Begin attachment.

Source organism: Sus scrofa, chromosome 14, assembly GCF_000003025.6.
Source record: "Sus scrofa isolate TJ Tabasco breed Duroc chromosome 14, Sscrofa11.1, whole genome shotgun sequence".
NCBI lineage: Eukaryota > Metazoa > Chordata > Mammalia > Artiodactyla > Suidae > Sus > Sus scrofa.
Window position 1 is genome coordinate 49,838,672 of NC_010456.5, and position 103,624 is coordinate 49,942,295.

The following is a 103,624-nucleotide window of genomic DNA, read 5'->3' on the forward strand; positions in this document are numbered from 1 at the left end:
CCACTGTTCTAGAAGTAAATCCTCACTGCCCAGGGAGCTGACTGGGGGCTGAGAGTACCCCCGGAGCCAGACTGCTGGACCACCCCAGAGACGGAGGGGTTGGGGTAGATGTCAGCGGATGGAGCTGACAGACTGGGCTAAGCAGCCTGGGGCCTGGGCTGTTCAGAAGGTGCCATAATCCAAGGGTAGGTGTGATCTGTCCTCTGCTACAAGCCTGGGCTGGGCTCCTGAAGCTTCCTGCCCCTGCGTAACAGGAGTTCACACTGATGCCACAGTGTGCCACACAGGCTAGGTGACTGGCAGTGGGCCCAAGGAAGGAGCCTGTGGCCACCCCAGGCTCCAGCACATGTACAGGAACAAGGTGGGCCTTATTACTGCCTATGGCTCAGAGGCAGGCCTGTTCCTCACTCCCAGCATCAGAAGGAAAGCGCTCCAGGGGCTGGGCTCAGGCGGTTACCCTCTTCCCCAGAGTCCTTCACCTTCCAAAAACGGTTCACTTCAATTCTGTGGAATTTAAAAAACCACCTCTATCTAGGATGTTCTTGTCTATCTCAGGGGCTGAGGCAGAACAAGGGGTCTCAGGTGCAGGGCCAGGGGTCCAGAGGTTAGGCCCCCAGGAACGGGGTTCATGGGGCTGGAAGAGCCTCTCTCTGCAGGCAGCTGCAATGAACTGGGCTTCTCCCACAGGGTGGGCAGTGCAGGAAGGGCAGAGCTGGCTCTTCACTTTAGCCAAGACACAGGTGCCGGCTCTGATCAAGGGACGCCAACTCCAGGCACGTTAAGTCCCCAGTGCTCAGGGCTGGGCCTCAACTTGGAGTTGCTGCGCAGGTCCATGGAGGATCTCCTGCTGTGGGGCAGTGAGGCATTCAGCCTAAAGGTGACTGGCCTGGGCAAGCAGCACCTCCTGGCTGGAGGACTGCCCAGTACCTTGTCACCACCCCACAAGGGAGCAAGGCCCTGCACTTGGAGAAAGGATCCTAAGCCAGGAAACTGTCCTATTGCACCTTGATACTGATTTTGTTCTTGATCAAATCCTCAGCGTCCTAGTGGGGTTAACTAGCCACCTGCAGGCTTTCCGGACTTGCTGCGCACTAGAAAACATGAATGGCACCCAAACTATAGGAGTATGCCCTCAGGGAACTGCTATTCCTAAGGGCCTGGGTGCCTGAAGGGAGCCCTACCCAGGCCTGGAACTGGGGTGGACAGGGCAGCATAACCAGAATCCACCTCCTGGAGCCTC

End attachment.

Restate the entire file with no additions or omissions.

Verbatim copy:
Source organism: Sus scrofa, chromosome 14, assembly GCF_000003025.6.
Source record: "Sus scrofa isolate TJ Tabasco breed Duroc chromosome 14, Sscrofa11.1, whole genome shotgun sequence".
NCBI lineage: Eukaryota > Metazoa > Chordata > Mammalia > Artiodactyla > Suidae > Sus > Sus scrofa.
Window position 1 is genome coordinate 49,838,672 of NC_010456.5, and position 103,624 is coordinate 49,942,295.

The following is a 103,624-nucleotide window of genomic DNA, read 5'->3' on the forward strand; positions in this document are numbered from 1 at the left end:
CCACTGTTCTAGAAGTAAATCCTCACTGCCCAGGGAGCTGACTGGGGGCTGAGAGTACCCCCGGAGCCAGACTGCTGGACCACCCCAGAGACGGAGGGGTTGGGGTAGATGTCAGCGGATGGAGCTGACAGACTGGGCTAAGCAGCCTGGGGCCTGGGCTGTTCAGAAGGTGCCATAATCCAAGGGTAGGTGTGATCTGTCCTCTGCTACAAGCCTGGGCTGGGCTCCTGAAGCTTCCTGCCCCTGCGTAACAGGAGTTCACACTGATGCCACAGTGTGCCACACAGGCTAGGTGACTGGCAGTGGGCCCAAGGAAGGAGCCTGTGGCCACCCCAGGCTCCAGCACATGTACAGGAACAAGGTGGGCCTTATTACTGCCTATGGCTCAGAGGCAGGCCTGTTCCTCACTCCCAGCATCAGAAGGAAAGCGCTCCAGGGGCTGGGCTCAGGCGGTTACCCTCTTCCCCAGAGTCCTTCACCTTCCAAAAACGGTTCACTTCAATTCTGTGGAATTTAAAAAACCACCTCTATCTAGGATGTTCTTGTCTATCTCAGGGGCTGAGGCAGAACAAGGGGTCTCAGGTGCAGGGCCAGGGGTCCAGAGGTTAGGCCCCCAGGAACGGGGTTCATGGGGCTGGAAGAGCCTCTCTCTGCAGGCAGCTGCAATGAACTGGGCTTCTCCCACAGGGTGGGCAGTGCAGGAAGGGCAGAGCTGGCTCTTCACTTTAGCCAAGACACAGGTGCCGGCTCTGATCAAGGGACGCCAACTCCAGGCACGTTAAGTCCCCAGTGCTCAGGGCTGGGCCTCAACTTGGAGTTGCTGCGCAGGTCCATGGAGGATCTCCTGCTGTGGGGCAGTGAGGCATTCAGCCTAAAGGTGACTGGCCTGGGCAAGCAGCACCTCCTGGCTGGAGGACTGCCCAGTACCTTGTCACCACCCCACAAGGGAGCAAGGCCCTGCACTTGGAGAAAGGATCCTAAGCCAGGAAACTGTCCTATTGCACCTTGATACTGATTTTGTTCTTGATCAAATCCTCAGCGTCCTAGTGGGGTTAACTAGCCACCTGCAGGCTTTCCGGACTTGCTGCGCACTAGAAAACATGAATGGCACCCAAACTATAGGAGTATGCCCTCAGGGAACTGCTATTCCTAAGGGCCTGGGTGCCTGAAGGGAGCCCTACCCAGGCCTGGAACTGGGGTGGACAGGGCAGCATAACCAGAATCCACCTCCTGGAGCCTC